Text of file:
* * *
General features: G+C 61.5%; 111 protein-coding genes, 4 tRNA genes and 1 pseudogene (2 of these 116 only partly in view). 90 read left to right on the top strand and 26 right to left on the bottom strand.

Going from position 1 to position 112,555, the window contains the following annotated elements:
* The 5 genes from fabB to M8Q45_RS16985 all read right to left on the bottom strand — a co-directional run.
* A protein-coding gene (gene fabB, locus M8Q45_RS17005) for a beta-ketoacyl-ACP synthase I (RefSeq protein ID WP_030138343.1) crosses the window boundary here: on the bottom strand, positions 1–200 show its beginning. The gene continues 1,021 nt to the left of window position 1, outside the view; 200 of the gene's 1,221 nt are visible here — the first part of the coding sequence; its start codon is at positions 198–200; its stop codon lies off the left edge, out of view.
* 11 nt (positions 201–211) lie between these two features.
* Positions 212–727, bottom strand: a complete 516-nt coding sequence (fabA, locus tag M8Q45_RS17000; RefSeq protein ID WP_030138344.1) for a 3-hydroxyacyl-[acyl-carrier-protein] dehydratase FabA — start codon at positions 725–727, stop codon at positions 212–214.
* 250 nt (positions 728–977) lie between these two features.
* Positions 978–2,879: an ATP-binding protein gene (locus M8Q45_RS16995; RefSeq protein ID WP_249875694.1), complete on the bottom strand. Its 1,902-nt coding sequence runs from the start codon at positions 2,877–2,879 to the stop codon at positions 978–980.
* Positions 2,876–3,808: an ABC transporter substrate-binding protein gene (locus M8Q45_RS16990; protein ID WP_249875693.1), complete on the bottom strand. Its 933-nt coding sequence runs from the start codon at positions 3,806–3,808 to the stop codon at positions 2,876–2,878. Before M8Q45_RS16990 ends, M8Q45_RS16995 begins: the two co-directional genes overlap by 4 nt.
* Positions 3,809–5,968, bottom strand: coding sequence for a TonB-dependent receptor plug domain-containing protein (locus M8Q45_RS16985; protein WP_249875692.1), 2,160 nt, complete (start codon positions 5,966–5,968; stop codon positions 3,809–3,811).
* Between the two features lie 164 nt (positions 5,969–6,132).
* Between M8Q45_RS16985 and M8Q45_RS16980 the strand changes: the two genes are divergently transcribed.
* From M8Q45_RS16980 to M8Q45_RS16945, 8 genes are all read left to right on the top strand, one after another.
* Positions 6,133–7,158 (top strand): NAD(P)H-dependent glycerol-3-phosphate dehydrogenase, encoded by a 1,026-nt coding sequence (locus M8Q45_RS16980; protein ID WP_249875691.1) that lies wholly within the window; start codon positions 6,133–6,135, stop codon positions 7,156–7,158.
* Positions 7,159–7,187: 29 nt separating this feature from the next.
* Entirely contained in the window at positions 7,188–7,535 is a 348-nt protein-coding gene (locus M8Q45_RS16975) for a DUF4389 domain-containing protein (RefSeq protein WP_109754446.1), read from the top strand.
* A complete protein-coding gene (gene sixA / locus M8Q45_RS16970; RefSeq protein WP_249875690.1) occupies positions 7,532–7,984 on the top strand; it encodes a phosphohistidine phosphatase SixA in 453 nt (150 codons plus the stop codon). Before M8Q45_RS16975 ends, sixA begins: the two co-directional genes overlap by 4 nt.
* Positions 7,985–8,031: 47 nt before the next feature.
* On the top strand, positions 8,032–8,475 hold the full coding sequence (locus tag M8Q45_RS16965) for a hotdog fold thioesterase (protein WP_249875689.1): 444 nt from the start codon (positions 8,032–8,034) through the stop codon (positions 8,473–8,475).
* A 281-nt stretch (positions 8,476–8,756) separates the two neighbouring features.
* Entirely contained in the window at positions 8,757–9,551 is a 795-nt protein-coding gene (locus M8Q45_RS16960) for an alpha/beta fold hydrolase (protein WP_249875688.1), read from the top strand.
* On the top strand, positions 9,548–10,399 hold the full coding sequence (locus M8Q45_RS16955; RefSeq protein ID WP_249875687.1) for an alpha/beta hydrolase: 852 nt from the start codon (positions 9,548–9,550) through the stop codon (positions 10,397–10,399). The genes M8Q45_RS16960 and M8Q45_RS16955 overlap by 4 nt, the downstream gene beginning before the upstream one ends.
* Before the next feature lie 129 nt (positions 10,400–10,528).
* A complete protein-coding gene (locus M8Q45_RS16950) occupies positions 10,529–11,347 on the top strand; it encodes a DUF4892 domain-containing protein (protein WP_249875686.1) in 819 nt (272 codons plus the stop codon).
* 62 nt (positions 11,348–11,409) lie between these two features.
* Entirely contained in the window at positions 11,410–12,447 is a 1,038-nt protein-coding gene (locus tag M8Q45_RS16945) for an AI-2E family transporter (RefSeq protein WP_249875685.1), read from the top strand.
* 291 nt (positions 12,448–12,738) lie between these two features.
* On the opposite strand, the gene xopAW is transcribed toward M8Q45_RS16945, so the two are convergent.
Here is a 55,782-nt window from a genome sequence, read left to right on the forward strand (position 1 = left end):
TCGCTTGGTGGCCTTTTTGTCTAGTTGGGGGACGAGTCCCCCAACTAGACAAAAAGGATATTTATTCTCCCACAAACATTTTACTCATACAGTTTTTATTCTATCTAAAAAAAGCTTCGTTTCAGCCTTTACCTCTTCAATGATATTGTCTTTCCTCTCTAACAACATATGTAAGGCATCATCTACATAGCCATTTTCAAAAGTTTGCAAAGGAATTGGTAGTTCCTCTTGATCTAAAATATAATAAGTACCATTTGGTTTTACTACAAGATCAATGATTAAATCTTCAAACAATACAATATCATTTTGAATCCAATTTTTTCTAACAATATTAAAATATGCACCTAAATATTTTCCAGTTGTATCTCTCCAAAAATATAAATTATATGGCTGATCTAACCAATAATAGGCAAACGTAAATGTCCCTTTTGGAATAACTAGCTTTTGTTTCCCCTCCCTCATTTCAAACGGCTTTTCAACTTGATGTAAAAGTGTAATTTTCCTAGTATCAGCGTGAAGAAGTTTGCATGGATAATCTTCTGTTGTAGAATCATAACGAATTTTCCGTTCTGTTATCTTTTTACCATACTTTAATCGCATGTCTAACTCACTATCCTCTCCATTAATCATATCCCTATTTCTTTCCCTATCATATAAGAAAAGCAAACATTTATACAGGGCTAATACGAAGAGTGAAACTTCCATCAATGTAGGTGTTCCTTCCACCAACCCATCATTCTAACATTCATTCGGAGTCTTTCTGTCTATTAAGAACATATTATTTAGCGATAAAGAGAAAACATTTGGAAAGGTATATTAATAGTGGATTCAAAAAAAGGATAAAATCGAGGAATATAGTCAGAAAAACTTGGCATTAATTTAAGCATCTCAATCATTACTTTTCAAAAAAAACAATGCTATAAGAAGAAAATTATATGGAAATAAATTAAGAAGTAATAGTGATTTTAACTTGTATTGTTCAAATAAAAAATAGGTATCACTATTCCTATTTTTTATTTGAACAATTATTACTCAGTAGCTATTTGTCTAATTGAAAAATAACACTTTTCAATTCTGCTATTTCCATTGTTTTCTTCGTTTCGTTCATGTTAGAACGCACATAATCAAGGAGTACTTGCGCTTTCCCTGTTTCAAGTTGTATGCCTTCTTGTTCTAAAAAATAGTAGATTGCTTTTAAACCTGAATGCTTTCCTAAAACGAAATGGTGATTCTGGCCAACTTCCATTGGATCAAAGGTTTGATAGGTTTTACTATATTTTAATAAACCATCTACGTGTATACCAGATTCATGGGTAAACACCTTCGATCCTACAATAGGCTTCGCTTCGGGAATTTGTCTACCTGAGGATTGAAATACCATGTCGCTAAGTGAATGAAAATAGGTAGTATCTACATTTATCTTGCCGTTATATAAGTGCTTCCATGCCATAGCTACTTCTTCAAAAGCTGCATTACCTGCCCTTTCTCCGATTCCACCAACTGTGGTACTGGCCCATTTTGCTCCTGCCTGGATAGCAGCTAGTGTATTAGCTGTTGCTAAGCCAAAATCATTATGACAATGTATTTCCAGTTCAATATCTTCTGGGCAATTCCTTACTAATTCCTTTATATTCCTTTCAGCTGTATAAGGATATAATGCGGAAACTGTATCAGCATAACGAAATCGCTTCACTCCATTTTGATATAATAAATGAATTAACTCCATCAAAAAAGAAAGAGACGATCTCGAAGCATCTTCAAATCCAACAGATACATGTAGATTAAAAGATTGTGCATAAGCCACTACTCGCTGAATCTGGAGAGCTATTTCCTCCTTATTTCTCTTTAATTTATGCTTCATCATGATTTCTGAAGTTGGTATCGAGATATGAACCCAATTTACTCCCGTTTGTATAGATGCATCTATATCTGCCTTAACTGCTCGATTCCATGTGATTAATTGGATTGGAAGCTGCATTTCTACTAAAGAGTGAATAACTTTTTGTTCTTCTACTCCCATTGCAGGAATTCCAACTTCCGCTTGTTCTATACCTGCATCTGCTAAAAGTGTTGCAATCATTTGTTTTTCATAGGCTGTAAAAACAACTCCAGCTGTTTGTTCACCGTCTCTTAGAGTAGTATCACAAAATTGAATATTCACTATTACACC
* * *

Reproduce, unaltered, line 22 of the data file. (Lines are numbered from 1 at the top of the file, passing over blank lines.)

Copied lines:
* On the top strand, positions 9,548–10,399 hold the full coding sequence (locus M8Q45_RS16955; RefSeq protein ID WP_249875687.1) for an alpha/beta hydrolase: 852 nt from the start codon (positions 9,548–9,550) through the stop codon (positions 10,397–10,399). The genes M8Q45_RS16960 and M8Q45_RS16955 overlap by 4 nt, the downstream gene beginning before the upstream one ends.